Race merchants are people who shape their career by pretending that racism is South Africa’s greatest crisis and then attempt to present themselves as the heroes in the battle against (especially white) racism.
The careers of race merchants depend on you and me believing that South Africa is overflowing with racism and that they have the solutions.
Ernst Roets Politicsweb 11/7/2016
“We are being discriminated against and targeted by the PIC. We are the victims of a targeted and discriminatory racist campaign.”
Iqbal Survé Daily Maverick 12/5/2021
Warrant officers Sedisa Tikoe, and Chris Mphana who were based at the Klerksdorp police station were dismissed by the SAPS on 11 May having previously been found guilty of crimen injuria, perjury and defeating the ends of justice for falsely accusing a police colleague, Lt Col Annemarie Oosthuizen, of racism.
The next day, in a live-streamed broadcast, Iqbal Survé accused the Public Investment Corporation of having persecuted him with racist intent.
This happened at a virtual meeting of parliament’s Standing Committee on Finance.
The accusation is rendered moot when you look at the photographs of the PIC’s 12-member board of directors which is portrayed on its website.
If any of them has faced a charge of racism prior to the current accusation by Survé, I am not aware of it.
It was at this meeting that the CEO of the PIC, Abel Sithole, revealed that Survé had defaulted on loan repayment for the monies advanced in 2013 for the purchase of the biggest group of English newspapers in the country and was now indebted for more than a billion rand. With the AYO shares irregularly purchased by former PIC CEO, Dan Matjila, with civil servant pension money for R43 each now selling for less than R6 on the JSE – which fined AYO R6.5 million for accounting errors – it has become clear that they will never see any benefit from the more than R5 billion in total that Matjila organised for Survé.
This has been acknowledged in two bitter media statements by the Association for Monitoring and Advocacy of Government Pensions (AMAGP) – see here and here – which represents some fifty thousand civil service pensioners.
AMAGP points to the Mpati Commission ruling that all transactions between Iqbal Survé and Daniel Matjila were suspect and needed to be investigated and that the Financial Sector Conduct Authority (FSCA is investigating Survé for potential share price manipulation – a contravention of the Financial Management Act which potentially carries a penalty of up to 10 years in prison, a maximum fine of R50m or both. They also refer to the evidence before the Zondo Commission about Arthur Fraser diverting R20 million from a security police slush fund to the Surve-linked African News Agency (ANA) in order to undermine the CR17 faction of the ANC.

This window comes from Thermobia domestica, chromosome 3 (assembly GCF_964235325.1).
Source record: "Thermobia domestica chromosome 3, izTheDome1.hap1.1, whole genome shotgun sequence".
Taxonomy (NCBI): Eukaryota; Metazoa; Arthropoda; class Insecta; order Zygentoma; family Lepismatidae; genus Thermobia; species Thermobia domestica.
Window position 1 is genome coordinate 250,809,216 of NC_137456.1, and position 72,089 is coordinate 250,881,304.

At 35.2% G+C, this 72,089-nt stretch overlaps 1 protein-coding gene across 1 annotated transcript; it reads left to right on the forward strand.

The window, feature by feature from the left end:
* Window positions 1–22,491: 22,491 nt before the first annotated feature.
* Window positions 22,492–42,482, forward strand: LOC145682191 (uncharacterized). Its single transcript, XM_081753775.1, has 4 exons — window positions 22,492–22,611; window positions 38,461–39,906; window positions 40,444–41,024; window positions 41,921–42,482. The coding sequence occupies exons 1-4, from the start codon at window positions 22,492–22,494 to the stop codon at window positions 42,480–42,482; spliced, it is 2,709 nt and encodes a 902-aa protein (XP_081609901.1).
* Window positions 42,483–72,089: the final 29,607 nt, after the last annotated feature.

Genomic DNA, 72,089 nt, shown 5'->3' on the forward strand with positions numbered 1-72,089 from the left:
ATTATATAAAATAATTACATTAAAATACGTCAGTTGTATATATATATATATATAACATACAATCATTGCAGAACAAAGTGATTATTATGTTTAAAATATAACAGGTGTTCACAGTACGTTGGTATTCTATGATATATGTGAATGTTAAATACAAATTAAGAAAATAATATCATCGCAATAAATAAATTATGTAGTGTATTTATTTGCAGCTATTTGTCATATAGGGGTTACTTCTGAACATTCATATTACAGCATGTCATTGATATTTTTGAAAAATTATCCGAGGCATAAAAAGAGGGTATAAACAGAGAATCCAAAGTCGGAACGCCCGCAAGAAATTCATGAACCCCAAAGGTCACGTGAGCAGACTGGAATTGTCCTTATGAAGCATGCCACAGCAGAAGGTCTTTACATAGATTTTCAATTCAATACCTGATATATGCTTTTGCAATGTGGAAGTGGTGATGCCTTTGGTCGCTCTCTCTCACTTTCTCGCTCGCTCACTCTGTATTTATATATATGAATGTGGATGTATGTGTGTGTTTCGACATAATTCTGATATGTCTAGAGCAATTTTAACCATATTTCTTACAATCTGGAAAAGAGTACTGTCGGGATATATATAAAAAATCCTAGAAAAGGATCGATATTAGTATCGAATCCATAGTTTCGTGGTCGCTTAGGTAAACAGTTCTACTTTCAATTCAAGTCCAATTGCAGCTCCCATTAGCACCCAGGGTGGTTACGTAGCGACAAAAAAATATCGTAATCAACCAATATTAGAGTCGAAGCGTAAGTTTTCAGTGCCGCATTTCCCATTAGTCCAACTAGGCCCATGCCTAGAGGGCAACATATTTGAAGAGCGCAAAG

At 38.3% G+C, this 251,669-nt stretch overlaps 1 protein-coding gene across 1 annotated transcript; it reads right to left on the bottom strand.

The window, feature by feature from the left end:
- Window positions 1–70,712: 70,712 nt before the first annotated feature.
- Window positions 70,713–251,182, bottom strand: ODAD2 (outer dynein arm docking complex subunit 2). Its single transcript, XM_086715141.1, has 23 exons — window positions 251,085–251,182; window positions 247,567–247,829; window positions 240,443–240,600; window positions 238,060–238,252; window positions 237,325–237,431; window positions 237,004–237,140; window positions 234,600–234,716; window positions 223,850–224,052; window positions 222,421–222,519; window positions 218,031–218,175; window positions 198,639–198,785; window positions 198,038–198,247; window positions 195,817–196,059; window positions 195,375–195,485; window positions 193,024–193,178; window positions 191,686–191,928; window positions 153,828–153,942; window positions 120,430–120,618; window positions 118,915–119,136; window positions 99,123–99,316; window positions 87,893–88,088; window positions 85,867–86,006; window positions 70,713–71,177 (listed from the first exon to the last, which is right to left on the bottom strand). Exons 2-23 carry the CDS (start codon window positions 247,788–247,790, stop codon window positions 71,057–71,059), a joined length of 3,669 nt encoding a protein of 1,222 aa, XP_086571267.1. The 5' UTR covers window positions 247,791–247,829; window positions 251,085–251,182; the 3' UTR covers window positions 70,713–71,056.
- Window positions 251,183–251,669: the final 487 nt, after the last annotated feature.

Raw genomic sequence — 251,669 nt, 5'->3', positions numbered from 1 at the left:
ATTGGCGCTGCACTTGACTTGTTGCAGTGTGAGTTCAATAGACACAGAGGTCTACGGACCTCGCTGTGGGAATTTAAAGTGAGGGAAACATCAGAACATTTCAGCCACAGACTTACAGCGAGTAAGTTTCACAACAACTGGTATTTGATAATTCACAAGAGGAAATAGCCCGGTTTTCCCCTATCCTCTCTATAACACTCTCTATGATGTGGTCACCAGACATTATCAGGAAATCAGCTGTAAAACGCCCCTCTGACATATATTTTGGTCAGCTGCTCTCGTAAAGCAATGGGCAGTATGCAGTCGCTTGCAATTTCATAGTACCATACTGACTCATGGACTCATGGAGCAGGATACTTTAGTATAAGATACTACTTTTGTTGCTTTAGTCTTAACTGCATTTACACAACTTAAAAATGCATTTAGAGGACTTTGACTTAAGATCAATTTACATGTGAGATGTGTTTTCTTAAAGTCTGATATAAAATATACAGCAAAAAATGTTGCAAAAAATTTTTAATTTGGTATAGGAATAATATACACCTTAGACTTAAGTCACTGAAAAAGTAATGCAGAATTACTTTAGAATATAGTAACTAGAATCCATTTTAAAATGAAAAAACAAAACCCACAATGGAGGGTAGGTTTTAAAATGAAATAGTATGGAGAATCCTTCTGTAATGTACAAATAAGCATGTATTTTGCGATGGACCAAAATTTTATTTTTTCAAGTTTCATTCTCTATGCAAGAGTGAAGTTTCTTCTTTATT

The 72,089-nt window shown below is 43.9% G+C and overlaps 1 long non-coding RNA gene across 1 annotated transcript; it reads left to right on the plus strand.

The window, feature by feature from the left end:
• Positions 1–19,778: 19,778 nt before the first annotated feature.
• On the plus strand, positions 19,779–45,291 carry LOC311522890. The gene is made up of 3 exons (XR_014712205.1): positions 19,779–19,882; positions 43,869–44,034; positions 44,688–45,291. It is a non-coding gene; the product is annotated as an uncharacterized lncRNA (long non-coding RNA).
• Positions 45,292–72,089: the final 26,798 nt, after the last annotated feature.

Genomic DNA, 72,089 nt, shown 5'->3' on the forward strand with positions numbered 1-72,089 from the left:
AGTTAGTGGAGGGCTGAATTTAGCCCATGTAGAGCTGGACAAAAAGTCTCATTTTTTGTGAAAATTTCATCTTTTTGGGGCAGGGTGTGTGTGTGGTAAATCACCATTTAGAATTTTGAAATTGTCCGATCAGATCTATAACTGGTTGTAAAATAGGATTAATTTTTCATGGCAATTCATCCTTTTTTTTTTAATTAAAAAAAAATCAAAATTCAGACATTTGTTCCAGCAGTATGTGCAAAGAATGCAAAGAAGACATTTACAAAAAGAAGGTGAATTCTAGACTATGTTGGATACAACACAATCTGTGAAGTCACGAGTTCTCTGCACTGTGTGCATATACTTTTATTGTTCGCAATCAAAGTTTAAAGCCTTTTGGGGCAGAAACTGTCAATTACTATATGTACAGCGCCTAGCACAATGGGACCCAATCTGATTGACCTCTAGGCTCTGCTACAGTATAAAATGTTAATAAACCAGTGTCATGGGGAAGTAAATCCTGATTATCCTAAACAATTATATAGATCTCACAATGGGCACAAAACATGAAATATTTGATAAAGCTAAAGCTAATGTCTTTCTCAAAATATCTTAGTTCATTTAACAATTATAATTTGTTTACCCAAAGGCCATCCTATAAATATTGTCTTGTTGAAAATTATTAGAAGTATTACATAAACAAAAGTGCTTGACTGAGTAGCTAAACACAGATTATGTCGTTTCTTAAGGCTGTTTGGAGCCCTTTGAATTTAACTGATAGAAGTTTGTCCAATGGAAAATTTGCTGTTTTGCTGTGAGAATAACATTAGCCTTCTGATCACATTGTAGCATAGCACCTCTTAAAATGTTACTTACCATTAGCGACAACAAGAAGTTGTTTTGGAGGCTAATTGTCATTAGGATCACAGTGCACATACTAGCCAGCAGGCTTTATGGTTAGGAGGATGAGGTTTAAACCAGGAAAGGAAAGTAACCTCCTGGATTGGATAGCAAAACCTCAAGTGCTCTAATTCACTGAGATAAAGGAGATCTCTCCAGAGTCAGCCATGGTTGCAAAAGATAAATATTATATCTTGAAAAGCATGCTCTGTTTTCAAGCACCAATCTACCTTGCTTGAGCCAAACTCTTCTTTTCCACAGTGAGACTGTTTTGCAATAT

In an interview with Mandy de Waal for Daily Maverick in February 2013, Survé said:
“If you know anything about me you know that I operate with incredible integrity.”
As a self-proclaimed person of integrity is it not incumbent upon him to provide evidence that the PIC board of directors is racist in its entirety or to provide proof about which individual member has a track record of racism.
Survé has a disturbing history of making such claims without substantiating them with tangible proof and, unlike Warrant officers Sedisa Tikoe, and Chris Mphana, he never suffers the slightest sanction:
- On 15 May 2014 Iqbal Survé verbally abused Alide Dasnois at a disciplinary hearing, accused her of being a racist without providing any proof and promised to ‘use his billions’ to destroy her reputation and future employment prospects. Dasnois gave him the opportunity to substantiate these claims under oath and to face cross-examination in this context when she took him to the Labour Court citing unfair dismissal. Survé, his bluff called, waved the white flag, sounded the retreat and settled in May 2016. Although a subsequent statement absolved Dasnois of the racist charge, she continues to be attacked in his newspapers. Ironically, she then joined GroundUP and Sekunjalo newspapers routinely use its outstanding journalism in the absence of self-generated ethical news coverage of their own.
- On 20 June 2014 Iqbal Survé attended a SANEF-hosted dinner held to announce the winner of the Nat Nakasa award for courageous journalism. He was seated at the main table with the keynote speaker, then Deputy President Cyril Ramaphosa and Sim Tshabalala, CEO of Standard Bank.
The judges who chose the winner were then Press Ombudsman Joe Thloloe, Dr Simphiwe Sesanti, a journalism lecturer at Stellenbosch University and Peter Sullivan, a former editor of the Star.
When it was announced that Alide Dasnois was the winner, Survé, reportedly apoplectic with rage, stormed out shouting that this was ‘racist’ and ‘bullshit’. Dasnois and Whitfield report in their book, Paper Tiger that, as Survé was leaving, he was accosted by Ronnie Mamoepa, Ramaphosa’s spokesman who berated Survé for his disrespectful behavior (page 130).
Survé has produced no evidence to prove that Joe Thloloe, Simphiwe Sesanti and Peter Sullivan are racists.
- In November 2015 after James Myburgh had revealed in Politicsweb that Survé was making no effort to pay off the R850 million PIC loan used to buy the Independent Media newspapers, Survé, without explaining his conduct, accused Myburgh of being a racist with a ‘right wing agenda’. He provided no proof to buttress his contention that Myburgh was a racist. Myburgh was vindicated when Finance Minister Tito Mboweni, informed parliament that Iqbal Survé had reneged on repaying the monies owed on the PIC loan. Myburgh was further vindicated on 12 May this year when Abel Sithole, PIC CEO, informed parliament that Survé’s original debt of R850 million had, by default and with accumulated interest, ballooned to R1.1 billion. Sithole told the meeting that good-faith negotiations by the PIC had not been reciprocated and that it was being forced to seek redress through the courts. It was at this meeting that the Deputy Finance Minister David Masondo challenged Survé to prove his accusation of a racist conspiracy against him, something that had previously been dismissed by other MPs – see here and here and here.